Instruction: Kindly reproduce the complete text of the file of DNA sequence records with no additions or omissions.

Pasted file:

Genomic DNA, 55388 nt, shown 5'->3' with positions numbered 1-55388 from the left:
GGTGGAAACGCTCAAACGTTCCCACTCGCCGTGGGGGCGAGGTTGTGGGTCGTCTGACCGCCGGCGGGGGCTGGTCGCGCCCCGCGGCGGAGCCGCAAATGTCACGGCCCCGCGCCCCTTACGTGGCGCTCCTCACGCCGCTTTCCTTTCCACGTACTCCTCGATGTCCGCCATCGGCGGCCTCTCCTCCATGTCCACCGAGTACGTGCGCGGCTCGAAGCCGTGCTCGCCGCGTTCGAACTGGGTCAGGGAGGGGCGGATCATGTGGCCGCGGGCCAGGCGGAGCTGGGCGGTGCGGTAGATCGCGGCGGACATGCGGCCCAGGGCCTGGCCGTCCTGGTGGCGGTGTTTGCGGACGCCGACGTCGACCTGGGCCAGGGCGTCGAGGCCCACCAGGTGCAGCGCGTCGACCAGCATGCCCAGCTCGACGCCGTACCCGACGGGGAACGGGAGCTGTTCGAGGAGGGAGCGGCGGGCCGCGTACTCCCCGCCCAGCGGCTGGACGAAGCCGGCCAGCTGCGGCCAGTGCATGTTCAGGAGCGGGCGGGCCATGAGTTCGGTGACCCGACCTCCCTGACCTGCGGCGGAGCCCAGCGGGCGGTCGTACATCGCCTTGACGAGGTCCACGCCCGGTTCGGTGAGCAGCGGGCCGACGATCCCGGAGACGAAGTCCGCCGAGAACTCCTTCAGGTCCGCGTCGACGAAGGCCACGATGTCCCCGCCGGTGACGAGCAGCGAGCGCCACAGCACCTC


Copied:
Genomic DNA, 55388 nt, shown 5'->3' with positions numbered 1-55388 from the left:
GGTGGAAACGCTCAAACGTTCCCACTCGCCGTGGGGGCGAGGTTGTGGGTCGTCTGACCGCCGGCGGGGGCTGGTCGCGCCCCGCGGCGGAGCCGCAAATGTCACGGCCCCGCGCCCCTTACGTGGCGCTCCTCACGCCGCTTTCCTTTCCACGTACTCCTCGATGTCCGCCATCGGCGGCCTCTCCTCCATGTCCACCGAGTACGTGCGCGGCTCGAAGCCGTGCTCGCCGCGTTCGAACTGGGTCAGGGAGGGGCGGATCATGTGGCCGCGGGCCAGGCGGAGCTGGGCGGTGCGGTAGATCGCGGCGGACATGCGGCCCAGGGCCTGGCCGTCCTGGTGGCGGTGTTTGCGGACGCCGACGTCGACCTGGGCCAGGGCGTCGAGGCCCACCAGGTGCAGCGCGTCGACCAGCATGCCCAGCTCGACGCCGTACCCGACGGGGAACGGGAGCTGTTCGAGGAGGGAGCGGCGGGCCGCGTACTCCCCGCCCAGCGGCTGGACGAAGCCGGCCAGCTGCGGCCAGTGCATGTTCAGGAGCGGGCGGGCCATGAGTTCGGTGACCCGACCTCCCTGACCTGCGGCGGAGCCCAGCGGGCGGTCGTACATCGCCTTGACGAGGTCCACGCCCGGTTCGGTGAGCAGCGGGCCGACGATCCCGGAGACGAAGTCCGCCGAGAACTCCTTCAGGTCCGCGTCGACGAAGGCCACGATGTCCCCGCCGGTGACGAGCAGCGAGCGCCACAGCACCTC